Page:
• West Virginia Department of Health and Human Resources conducted a treatment and recovery assessment of their local facilities to identify the current landscape and evidence-based practices in place across their state in order to develop strategies around policy and practice change implementation for the future.
  • The New Jersey Department of Health (NJDOH) engaged with Rutger’s School of Public Health to train and provide behavioral and mental health clinicians the opportunity to become Certified Tobacco Treatment Specialists (CTTS).
  • The Georgia Tobacco Use Prevention Program (GTUPP) developed and disseminated a survey to assess behavioral health facilities’ status of implementing evidence-based strategies across 23 inpatient behavioral health and addiction treatment facilities in order to develop strategies around policy and practice change implementation for the future.
  • North Carolina began the Breathe Easy NC campaign as a statewide effort to support people with behavioral health conditions in becoming tobacco-free by working with service providers to integrate tobacco use treatment and take campuses tobacco-free.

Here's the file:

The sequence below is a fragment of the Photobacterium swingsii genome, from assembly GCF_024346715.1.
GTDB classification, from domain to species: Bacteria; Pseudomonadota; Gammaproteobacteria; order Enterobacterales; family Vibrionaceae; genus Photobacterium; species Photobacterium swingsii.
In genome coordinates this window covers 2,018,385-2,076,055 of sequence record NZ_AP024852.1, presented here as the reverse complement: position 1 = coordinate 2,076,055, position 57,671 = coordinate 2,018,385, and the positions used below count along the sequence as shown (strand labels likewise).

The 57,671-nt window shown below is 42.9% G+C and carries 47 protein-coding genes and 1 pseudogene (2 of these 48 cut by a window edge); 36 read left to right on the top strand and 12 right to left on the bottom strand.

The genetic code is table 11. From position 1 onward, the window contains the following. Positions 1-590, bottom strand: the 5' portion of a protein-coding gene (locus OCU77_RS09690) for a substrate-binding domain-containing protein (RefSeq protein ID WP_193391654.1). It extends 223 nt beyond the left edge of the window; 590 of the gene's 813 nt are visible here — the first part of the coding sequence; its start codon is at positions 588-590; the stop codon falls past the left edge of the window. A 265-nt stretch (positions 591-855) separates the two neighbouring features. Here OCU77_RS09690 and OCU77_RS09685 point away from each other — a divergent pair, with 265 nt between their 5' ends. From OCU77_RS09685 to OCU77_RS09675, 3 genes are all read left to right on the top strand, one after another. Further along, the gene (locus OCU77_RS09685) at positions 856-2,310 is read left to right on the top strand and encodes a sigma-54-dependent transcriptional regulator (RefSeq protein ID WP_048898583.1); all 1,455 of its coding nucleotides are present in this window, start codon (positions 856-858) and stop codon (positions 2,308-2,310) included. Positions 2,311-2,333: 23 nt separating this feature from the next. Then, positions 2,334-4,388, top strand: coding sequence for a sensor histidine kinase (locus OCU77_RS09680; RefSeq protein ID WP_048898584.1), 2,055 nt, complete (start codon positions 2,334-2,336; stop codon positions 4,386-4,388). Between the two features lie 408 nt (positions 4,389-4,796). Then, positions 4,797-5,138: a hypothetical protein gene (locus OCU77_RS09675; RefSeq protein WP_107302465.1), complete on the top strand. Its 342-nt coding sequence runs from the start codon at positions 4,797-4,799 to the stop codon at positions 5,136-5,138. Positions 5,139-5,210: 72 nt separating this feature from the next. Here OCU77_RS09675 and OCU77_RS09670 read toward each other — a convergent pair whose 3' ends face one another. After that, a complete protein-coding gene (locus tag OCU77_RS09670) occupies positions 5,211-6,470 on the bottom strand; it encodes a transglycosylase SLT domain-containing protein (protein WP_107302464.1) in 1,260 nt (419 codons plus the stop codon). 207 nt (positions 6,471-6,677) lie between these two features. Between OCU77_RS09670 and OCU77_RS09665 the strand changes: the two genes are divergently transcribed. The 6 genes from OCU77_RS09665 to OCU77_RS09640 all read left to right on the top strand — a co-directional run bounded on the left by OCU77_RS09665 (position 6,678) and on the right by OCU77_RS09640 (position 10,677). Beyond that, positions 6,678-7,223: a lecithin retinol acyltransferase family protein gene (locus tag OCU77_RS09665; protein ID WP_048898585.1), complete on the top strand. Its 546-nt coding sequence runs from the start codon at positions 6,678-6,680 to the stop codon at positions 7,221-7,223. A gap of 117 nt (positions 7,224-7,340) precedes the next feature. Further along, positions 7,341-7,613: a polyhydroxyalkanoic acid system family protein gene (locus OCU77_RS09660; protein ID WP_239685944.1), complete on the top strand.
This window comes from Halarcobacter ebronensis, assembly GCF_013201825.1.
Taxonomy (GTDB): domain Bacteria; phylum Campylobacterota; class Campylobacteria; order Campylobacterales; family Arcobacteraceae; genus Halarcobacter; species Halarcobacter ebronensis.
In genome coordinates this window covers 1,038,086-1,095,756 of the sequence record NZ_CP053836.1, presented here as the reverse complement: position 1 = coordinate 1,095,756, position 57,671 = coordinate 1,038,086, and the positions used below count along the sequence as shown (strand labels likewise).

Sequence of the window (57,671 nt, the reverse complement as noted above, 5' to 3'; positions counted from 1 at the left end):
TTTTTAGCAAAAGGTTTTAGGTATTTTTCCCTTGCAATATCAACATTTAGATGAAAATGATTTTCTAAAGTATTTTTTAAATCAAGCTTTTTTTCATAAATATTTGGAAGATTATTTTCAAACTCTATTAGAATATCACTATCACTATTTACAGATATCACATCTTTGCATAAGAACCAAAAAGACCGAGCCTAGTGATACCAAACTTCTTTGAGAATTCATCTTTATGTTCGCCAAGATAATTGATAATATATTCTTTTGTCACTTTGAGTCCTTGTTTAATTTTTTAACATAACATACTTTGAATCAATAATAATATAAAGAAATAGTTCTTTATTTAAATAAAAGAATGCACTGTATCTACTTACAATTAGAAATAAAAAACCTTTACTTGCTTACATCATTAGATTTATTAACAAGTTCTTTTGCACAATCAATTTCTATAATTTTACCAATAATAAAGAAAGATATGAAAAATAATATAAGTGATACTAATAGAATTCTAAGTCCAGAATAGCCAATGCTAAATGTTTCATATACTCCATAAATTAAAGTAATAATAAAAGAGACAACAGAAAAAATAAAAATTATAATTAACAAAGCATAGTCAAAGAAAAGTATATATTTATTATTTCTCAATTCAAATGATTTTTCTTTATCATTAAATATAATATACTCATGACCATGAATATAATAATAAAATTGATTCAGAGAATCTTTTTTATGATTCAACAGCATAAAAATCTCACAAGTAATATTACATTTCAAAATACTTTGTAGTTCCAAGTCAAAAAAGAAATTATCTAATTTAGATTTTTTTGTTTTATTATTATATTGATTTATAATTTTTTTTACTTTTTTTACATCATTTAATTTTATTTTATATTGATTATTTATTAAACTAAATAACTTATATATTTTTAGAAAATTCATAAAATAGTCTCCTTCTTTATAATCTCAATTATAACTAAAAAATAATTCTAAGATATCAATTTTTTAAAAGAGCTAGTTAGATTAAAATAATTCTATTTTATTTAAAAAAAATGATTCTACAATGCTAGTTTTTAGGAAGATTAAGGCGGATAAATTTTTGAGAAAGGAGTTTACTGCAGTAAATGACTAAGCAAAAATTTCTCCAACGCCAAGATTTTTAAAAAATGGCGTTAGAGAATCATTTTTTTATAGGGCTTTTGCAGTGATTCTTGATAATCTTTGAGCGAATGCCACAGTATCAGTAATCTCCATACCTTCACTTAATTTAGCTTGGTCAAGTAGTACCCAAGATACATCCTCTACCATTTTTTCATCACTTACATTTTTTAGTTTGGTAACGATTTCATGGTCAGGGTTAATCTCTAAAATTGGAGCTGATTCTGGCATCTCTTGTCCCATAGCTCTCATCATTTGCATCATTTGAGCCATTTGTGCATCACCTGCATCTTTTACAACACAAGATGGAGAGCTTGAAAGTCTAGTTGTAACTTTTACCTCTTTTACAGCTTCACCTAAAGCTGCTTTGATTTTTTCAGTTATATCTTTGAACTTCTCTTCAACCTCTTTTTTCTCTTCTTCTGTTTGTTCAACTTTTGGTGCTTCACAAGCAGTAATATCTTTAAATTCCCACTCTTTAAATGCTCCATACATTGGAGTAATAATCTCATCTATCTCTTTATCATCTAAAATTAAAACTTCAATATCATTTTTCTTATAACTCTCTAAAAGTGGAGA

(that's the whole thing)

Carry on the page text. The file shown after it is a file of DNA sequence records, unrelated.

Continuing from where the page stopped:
• Hawaii State Department of Health created a new infographic based on the SAMHSA Facility Locator data found through the CoP.
  • Wyoming Department of Health conducted interviews with Community Prevention Specialists (CPS) to understand local behavioral health resources.
  • Arizona Department of Health Services identified site champions, known as “Helpers for Behavioral Health,” with local behavioral health agencies to advance their state tobacco control plan.
  • Wisconsin Department of Health Services implemented a “hub and spoke-” model to better engage their local mental health and addiction recovery facilities.
  • Oregon Health Authority convened an expert panel to advise a broader assessment of tobacco recovery gaps in Oregon.
  • Iowa Department of Public Health (IDPH) worked with the IDPH Behavioral Health Program to provide a webinar on integrating tobacco cessation into integrated care settings.